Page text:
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How to make a mesh not deform when animating?

Discussion in 'Animation' started by C10110, Nov 10, 2014.

  1. C10110

    C10110

    Joined:
    Jan 19, 2013
    Posts:
    55
    Hello all!

    I have a question about a way to go about making a character move a certain way in Unity. I wasn't sure if I should post here or the Blender forums, I thought I would try here first.

    So. You know how a humanoid mesh deforms as it moves after you rig it? Like, an arm will literally bend and or twist so that it looks organic. My question is: How do you go about deformation with *non* organic characters?

    I have a robot, and I don't want his metal arms and legs literally bending as he moves. Maybe I should take a look and see how Robot Kyle is rigged, just thought of that. But do you guys know what I mean? He should only be bending at the joints, the, for example, forearm shouldn't move or deform at all, if it's in theory solid metal.

    Any ideas? Thanks for your time.
     
  2. Mecanim-Dev

    Mecanim-Dev

    Unity Technologies

    Joined:
    Nov 26, 2012
    Posts:
    1,675
    Hi angelus,

    This is what we call rigid skinning, basically you only have one mesh per bone/transform, each mesh are deformed only by this bone/transform.
     
  3. C10110

    C10110

    Joined:
    Jan 19, 2013
    Posts:
    55
    Hey!

    I am so sorry, I haven't logged in awhile, been busy with learning and not having any problems for once haha. Thank you for the info! I'm glad it's a simple process. See you around the forums, and thanks for your time :)
     
  4. BBeck

    BBeck

    Joined:
    Jan 12, 2014
    Posts:
    57
    Rigid animation (as I suppose opposed to rigid skinning) "generally" doesn't use bones/armatures. I mean you can, but if you create an object mesh in blender and then create sub objects and "parent" them to the main object, because they are separate objects - they each will have their own transform even though no bones or armature has been created.

    I haven't tried to use such a model in blender but I've animated such models in other environments such as XNA. Generally the animation is done through code.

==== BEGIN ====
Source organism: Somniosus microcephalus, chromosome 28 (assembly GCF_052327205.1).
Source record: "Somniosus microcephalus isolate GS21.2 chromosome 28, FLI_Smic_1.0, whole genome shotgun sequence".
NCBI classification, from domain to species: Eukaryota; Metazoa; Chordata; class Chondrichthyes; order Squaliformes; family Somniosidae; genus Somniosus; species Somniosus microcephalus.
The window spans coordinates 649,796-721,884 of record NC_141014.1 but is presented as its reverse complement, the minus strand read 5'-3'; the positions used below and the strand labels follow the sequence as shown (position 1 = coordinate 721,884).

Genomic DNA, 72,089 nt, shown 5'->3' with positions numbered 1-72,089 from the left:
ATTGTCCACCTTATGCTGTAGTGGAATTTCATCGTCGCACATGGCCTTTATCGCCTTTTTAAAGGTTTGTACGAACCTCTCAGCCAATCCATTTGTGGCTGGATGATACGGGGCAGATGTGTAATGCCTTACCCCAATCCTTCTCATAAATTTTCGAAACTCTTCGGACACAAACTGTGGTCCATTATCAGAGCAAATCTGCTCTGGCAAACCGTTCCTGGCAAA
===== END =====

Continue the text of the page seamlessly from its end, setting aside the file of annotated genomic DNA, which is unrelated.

What you want is probably skinned animation. I think the difference is in how you skin it, not in what type of animation to use. You could model a robot as a single mesh with skinned animation. As long as each vertex is 100% assigned (weighted) to ONE bone it is not going to stretch. A big part of skinning is assigning multiple bones to a vertex and then weighting the percentage of influence of each bone. That's what controls the stretch. If you set it to one bone for the weighting it will follow that bone very rigidly.

    Now to complicate this, if there is a shared triangle or face between two vertices in separate body parts the triangle or face is going to deform when the two vertices move away from one another. So, you're going to have to fix that. You could either put it in a spot where its hidden and not seen, or separate the two vertices. Or if the two vertices are close enough together it may be difficult to even see that a miniscule triangle is deforming.

    In that case, I might do something similar to rigid animation where I made each part a completely separate mesh. The difference here is that I would use bones. I would use an armature. In rigid animation, there's no armature but rather a parent-child relationship between meshes. For this, you don't need the parent-child relationship because the armature will hold the model together when its skinned and rigged. Likewise, the transforms of each mesh will be unused. The bones/armature become the transforms.

    Anyway, at that point you no longer have any connection between the two pieces. So there are no triangles to deform because there are no shared triangles.

    You could also have a single mesh and merely delete the triangles, but this might leave openings in the mesh which is generally frowned upon. You could probably draw new faces to cover up the openings and still have a single mesh. As long as the bones are weighted 100% to one piece, that piece will move rigidly.
     
    Last edited: Dec 7, 2014